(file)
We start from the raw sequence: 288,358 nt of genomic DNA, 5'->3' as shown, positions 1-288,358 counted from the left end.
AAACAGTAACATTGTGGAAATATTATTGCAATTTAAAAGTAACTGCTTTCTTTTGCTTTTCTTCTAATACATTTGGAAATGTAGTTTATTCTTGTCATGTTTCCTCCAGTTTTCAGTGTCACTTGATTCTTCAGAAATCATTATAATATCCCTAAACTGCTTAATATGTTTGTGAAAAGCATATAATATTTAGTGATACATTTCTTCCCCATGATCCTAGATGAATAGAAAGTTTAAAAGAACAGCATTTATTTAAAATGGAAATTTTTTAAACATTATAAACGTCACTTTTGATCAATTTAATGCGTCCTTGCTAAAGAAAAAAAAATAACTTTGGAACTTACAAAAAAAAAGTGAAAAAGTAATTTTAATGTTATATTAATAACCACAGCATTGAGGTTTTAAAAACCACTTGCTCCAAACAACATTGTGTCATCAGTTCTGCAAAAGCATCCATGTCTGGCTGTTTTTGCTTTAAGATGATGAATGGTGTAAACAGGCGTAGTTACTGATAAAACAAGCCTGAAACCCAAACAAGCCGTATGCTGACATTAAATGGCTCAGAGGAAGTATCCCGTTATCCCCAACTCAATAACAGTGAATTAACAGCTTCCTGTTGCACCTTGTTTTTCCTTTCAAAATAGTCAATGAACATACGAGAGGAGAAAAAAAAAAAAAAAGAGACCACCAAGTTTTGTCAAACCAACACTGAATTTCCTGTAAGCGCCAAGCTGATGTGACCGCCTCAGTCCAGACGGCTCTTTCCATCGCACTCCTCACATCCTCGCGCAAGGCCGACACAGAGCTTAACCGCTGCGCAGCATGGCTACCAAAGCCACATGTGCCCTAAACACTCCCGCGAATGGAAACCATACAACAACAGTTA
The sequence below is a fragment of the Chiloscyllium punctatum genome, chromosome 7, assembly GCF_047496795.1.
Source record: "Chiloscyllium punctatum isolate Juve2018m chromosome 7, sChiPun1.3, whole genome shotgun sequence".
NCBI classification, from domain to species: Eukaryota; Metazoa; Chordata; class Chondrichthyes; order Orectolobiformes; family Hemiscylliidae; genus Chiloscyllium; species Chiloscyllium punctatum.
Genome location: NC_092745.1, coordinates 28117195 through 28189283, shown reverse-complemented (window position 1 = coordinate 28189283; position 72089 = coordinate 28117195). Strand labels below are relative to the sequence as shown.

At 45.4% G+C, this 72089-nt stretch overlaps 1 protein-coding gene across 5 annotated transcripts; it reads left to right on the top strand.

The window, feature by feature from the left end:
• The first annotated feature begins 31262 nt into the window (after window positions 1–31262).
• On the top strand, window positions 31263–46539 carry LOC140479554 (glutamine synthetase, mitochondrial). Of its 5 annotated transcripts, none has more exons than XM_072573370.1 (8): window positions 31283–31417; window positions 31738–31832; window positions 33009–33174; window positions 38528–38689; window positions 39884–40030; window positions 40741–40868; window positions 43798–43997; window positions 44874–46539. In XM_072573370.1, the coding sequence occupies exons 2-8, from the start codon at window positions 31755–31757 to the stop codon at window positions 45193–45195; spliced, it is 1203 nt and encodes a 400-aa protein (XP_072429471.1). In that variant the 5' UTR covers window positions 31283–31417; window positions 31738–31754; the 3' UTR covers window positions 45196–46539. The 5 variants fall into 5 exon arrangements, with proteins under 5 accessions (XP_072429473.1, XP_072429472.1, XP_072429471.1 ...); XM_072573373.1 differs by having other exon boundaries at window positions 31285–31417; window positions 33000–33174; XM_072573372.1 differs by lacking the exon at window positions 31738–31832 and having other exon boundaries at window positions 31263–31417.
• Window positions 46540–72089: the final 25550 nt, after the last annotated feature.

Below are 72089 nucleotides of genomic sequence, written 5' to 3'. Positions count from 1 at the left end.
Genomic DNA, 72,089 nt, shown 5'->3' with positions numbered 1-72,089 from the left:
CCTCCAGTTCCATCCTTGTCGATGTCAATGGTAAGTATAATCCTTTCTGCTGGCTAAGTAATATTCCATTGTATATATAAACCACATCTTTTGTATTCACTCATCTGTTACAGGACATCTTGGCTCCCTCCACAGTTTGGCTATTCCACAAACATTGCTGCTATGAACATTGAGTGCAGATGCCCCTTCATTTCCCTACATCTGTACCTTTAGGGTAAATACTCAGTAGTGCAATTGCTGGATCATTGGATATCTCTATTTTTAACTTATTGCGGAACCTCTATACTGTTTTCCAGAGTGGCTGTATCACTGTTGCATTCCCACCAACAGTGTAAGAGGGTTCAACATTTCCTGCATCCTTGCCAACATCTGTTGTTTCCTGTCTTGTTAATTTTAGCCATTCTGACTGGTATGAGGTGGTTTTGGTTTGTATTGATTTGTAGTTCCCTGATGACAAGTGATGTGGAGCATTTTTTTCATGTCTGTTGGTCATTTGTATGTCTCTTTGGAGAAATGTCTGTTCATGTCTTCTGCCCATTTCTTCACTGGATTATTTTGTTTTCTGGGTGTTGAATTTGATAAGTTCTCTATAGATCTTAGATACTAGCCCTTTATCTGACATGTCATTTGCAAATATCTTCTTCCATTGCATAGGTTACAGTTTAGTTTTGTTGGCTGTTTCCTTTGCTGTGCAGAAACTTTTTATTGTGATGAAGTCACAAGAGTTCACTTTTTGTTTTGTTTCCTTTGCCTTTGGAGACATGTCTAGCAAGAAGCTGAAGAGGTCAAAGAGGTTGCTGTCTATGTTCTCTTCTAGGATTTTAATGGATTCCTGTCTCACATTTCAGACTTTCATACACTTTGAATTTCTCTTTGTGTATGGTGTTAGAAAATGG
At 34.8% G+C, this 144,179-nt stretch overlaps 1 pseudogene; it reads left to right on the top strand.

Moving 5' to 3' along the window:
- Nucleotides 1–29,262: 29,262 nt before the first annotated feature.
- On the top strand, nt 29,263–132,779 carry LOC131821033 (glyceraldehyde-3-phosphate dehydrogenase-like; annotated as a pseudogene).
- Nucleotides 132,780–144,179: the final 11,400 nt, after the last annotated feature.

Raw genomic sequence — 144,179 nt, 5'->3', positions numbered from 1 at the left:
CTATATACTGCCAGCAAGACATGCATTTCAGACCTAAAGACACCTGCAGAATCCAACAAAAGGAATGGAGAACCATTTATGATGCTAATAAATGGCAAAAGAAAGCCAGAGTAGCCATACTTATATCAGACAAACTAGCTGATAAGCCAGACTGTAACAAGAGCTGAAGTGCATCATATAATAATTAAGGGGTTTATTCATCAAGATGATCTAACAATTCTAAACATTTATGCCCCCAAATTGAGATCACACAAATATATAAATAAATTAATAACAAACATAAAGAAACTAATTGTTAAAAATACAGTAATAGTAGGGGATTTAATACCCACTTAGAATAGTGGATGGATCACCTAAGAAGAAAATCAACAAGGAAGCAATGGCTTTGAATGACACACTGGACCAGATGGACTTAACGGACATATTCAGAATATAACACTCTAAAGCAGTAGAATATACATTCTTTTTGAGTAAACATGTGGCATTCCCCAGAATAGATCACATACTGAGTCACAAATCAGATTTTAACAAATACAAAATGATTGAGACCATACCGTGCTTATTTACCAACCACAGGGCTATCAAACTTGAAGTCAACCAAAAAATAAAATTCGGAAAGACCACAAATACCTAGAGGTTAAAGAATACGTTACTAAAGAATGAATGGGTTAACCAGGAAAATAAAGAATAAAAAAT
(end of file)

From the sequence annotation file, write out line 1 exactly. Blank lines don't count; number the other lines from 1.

We start from the raw sequence: 288,358 nt of genomic DNA, 5'->3' as shown, positions 1-288,358 counted from the left end.